JUNEAU — Legislators, aides and others heard an alternate viewpoint on Medicaid expansion Wednesday from a senior fellow with an organization that has referred to the “dangers” expansion poses in states that opt for it.
Christie Herrera, with the Foundation for Government Accountability, spoke to problems she said some states have experienced, including enrollment numbers that far exceeded projections. Herrera spoke during an informal “lunch and learn,” sponsored by Sen. Mike Dunleavy and put on by Americans for Prosperity-Alaska. The group is part of the national Americans for Prosperity organization and opposes Medicaid expansion.
Dunleavy, R-Wasilla, said earlier this week that he is still trying to understand what expansion is all about — what it could look like and what it might mean — and believes getting as much information as possible on the issue benefits everybody. At least 14 legislators — Republicans and Democrats — attended at least part of the event, which was crowded. She was challenged on some points by Democratic lawmakers and the president of the Alaska State Hospital and Nursing Home Association, who support expansion.
While state health Commissioner Valerie Davidson has given presentations on expansion during various legislative hearings, those meetings were focused on hearing from the administration and were not open to testimony from challenging or opposing viewpoints. The House has not taken up a bill calling for expansion from minority Democrats.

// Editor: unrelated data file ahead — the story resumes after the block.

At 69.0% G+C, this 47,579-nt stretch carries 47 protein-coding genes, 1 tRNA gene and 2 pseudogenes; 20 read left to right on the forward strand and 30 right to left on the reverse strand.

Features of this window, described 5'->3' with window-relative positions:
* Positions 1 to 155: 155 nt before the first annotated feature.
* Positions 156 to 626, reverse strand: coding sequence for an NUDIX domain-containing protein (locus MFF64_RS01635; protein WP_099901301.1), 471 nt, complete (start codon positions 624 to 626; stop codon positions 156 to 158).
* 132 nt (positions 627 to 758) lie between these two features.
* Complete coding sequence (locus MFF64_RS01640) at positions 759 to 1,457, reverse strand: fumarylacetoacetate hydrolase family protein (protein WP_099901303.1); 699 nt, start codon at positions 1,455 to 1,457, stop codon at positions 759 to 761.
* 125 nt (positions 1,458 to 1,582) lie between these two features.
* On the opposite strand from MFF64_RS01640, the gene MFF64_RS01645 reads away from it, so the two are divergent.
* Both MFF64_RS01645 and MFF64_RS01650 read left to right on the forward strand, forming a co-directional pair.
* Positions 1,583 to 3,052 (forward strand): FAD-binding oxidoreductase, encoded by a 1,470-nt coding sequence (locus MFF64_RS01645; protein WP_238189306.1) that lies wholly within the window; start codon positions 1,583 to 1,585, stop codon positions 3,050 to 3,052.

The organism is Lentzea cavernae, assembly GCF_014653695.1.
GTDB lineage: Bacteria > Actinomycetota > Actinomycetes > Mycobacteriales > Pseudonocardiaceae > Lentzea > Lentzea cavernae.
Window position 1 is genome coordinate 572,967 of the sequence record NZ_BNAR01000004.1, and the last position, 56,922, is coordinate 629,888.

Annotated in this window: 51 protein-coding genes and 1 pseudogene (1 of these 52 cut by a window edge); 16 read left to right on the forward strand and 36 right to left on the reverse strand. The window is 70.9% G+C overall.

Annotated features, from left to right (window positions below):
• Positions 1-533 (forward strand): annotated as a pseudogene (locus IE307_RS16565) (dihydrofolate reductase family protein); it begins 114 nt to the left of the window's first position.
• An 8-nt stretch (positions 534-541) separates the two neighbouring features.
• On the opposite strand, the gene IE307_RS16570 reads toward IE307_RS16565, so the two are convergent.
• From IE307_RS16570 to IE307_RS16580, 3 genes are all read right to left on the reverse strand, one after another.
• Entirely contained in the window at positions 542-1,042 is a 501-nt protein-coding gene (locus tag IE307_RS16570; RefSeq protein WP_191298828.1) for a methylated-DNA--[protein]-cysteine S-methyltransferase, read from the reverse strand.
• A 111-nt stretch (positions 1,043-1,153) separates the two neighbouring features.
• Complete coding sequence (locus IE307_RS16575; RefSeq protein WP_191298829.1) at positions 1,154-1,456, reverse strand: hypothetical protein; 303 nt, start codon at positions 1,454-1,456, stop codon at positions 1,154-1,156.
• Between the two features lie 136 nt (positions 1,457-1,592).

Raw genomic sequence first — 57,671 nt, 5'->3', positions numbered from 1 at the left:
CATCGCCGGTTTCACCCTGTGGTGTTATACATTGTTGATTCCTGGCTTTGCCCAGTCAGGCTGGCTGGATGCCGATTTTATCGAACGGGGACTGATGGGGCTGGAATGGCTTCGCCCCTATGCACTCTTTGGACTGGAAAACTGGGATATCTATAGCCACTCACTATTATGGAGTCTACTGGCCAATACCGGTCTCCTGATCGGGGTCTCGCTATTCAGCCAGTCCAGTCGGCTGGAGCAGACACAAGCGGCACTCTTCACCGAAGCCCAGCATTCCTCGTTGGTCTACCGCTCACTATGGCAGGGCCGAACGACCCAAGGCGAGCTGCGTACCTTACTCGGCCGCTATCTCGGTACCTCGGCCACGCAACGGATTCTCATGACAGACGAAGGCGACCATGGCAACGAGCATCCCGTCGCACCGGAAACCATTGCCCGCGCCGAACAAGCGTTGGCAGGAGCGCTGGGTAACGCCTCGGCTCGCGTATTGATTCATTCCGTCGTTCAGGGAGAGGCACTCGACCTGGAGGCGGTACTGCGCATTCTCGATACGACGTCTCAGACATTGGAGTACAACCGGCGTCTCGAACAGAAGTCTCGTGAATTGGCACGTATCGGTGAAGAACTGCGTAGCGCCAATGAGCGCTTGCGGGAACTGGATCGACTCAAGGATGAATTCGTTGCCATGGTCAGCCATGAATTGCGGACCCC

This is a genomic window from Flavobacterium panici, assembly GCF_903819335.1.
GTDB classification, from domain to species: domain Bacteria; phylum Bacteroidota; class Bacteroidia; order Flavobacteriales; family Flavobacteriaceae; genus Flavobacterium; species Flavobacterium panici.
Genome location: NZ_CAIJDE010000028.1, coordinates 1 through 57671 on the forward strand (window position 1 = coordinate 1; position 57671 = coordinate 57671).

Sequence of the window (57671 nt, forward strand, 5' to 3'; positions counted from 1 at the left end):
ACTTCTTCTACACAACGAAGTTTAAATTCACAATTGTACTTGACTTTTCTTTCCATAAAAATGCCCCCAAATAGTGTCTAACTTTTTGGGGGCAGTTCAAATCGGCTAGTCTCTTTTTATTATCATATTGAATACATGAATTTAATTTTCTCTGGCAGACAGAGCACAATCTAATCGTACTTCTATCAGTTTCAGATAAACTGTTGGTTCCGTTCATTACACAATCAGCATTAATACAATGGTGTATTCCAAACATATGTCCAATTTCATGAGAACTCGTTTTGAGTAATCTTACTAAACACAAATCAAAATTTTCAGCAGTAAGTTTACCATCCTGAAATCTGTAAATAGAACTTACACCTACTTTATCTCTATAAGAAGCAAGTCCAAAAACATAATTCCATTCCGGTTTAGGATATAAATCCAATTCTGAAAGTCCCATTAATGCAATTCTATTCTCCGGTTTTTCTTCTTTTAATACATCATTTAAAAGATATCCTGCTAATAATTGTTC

Davidson, who also attended Wednesday, questioned Herrera’s use of data in Arizona and Maine showing experiences those states had in expanding Medicaid on their own before the federal health care law under which Alaska is considering expanding coverage. One difference between expansion before the law and after, Davidson said later, is the federal match rate.
Herrera said those states, billed as cautionary tales, provide a longer-term view of data and are relevant because they included the same population as those who are eligible for expansion under the health care law.
Herrera also said some states did not get the flexibility that their governors had wanted in expanding coverage. Davidson told reporters later that it’s hard to have sympathy for a state that didn’t negotiate well with the federal Centers for Medicare and Medicaid Services.
One concern raised by some Republican legislators has been what happens if the federal government’s match rate falls below 90 percent, the lowest level to which it is supposed to fall for the newly eligible expansion population. Davidson said the state has told the federal government it will not participate in expansion if the contribution falls below 90 percent. Asked if there were any strings attached to that, such as having to find another way to provide coverage to people who fell within the expansion population, she said no.
Walker made expansion a priority, but he has butted heads with members of the House, who have called for him to introduce a bill of his own dealing with expansion rather than deal with it as a budget item. The House Finance Committee has stripped items related to expansion from its draft of the operating budget.
Walker spokeswoman Grace Jang has said the administration is working with the Senate. She said Walker is planning town-hall meetings to tout the benefits of expansion and rally support as lawmakers consider it.